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Walt Whitman to William C. Church and Francis P. Church, 8 February 1870

W. C., & F. P. Church. My friends:1

I send you a page & a half piece—"A warble for lilac-time"—if available for the April Galaxy. If not, for the May number.2

Yours truly Walt Whitman.


  • 1. William Conant Church (1836–1917), journalist and publisher, was a correspondent for several New York newspapers until he founded the Army and Navy Journal in 1863. With his brother Francis Pharcellus (1839–1906), he established the Galaxy in 1866. Financial control of the Galaxy passed to Sheldon and Company in 1868, and it was absorbed by the Atlantic Monthly in 1878. William published a biography of his life-long friend Ulysses S. Grant in 1897, and Francis wrote for the New York Sun the unsigned piece "Yes, Virginia, there is a Santa Claus." See Edward F. Grier, "Walt Whitman, the Galaxy, and Democratic Vistas," American Literature, 23 (1951–1952), 332–350; Donald N. Bigelow, William Conant Church & "The Army and Navy Journal" (New York: Columbia University Press, 1952); J. R. Pearson, Jr., "Story of a Magazine: New York's Galaxy, 1866–1878," Bulletin of the New York Public Library, 61 (1957), 217–237, 281–302. [back]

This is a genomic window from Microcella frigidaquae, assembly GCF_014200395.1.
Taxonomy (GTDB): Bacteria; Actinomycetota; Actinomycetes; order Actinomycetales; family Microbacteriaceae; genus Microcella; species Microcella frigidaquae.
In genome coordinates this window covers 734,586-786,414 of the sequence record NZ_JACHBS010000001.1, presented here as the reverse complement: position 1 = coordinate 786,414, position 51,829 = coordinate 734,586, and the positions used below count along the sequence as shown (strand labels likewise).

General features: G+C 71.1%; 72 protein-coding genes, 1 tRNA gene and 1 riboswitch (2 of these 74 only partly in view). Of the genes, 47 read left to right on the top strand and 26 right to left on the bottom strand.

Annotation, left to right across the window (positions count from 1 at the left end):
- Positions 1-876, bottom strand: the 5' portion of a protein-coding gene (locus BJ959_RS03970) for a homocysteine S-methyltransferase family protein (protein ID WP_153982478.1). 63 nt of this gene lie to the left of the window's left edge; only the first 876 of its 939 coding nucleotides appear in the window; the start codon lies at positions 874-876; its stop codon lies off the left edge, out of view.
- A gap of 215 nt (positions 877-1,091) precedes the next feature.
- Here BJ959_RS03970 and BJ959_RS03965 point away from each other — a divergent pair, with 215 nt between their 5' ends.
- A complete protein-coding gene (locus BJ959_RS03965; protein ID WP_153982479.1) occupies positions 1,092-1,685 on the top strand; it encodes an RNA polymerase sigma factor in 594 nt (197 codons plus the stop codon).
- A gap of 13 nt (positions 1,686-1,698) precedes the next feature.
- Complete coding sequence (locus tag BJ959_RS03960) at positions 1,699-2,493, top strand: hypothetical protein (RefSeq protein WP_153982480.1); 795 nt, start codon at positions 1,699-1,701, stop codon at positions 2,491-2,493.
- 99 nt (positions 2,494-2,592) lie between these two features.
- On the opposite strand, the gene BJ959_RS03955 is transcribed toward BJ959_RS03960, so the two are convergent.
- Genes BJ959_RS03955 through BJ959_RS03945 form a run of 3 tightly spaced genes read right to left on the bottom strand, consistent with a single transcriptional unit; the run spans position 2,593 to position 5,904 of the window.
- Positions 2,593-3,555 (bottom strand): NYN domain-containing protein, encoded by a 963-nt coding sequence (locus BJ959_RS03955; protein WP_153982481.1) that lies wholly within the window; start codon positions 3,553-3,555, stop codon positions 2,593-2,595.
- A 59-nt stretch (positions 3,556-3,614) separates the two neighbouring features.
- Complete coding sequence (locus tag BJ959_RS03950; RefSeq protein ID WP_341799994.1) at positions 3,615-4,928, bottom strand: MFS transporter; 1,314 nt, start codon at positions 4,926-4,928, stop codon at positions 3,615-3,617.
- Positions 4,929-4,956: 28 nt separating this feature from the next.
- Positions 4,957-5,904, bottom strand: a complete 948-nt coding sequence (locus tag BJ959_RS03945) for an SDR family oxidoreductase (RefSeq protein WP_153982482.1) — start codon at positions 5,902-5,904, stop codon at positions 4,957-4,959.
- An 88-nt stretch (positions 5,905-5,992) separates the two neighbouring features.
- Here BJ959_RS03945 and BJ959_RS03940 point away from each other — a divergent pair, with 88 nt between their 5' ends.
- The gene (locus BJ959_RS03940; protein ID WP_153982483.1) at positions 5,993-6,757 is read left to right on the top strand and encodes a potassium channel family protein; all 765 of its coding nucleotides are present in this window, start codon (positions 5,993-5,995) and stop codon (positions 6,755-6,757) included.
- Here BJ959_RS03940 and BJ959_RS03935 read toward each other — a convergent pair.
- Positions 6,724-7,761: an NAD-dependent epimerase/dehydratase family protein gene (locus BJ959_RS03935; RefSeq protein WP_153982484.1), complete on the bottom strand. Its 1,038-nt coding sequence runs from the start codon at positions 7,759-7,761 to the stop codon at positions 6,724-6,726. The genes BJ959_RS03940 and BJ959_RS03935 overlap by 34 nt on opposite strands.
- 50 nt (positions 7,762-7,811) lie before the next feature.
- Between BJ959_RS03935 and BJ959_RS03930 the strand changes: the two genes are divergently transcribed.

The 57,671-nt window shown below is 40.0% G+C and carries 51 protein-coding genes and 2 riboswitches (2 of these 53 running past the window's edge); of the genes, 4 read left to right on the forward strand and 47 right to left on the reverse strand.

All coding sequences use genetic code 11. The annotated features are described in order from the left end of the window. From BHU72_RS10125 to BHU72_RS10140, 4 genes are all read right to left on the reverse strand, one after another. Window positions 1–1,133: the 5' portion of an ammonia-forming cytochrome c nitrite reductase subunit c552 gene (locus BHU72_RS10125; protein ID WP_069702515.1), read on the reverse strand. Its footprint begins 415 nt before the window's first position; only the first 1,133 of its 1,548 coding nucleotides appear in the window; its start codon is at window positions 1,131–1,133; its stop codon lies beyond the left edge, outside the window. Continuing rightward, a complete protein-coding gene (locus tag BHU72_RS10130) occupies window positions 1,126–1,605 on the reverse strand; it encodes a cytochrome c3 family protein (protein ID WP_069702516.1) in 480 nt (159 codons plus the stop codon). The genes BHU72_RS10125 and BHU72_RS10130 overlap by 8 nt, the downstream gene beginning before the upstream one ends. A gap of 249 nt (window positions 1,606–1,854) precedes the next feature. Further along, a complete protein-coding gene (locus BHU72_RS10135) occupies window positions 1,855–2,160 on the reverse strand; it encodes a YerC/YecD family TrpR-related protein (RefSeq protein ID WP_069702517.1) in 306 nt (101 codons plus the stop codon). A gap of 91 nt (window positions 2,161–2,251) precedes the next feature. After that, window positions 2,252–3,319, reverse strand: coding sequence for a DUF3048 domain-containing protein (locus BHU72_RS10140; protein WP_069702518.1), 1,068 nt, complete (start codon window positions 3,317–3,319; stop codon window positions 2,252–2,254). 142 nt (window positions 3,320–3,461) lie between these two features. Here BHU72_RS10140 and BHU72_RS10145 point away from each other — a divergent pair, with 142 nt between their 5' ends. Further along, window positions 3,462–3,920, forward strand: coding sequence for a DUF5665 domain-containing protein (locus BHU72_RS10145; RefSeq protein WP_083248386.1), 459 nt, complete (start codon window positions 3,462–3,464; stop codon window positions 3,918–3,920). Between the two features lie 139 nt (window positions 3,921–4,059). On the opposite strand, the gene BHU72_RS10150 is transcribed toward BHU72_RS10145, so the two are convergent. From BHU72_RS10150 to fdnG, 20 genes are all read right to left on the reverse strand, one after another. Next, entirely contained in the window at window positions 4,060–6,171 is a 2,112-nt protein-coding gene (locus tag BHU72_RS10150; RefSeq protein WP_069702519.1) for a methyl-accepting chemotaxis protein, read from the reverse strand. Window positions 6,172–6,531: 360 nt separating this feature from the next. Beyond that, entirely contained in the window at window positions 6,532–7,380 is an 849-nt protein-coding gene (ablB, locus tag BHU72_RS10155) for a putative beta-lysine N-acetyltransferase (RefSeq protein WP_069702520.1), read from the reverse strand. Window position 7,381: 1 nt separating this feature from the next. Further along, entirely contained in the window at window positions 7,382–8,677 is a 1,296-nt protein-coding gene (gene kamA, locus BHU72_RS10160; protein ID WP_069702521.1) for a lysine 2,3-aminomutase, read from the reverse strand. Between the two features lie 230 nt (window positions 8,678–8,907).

• 2. Whitman's poem appeared in the Galaxy, 9 (May 1870), 686. For the poem as it appeared in the Galaxy, see "A Warble for Lilac-time." [back]
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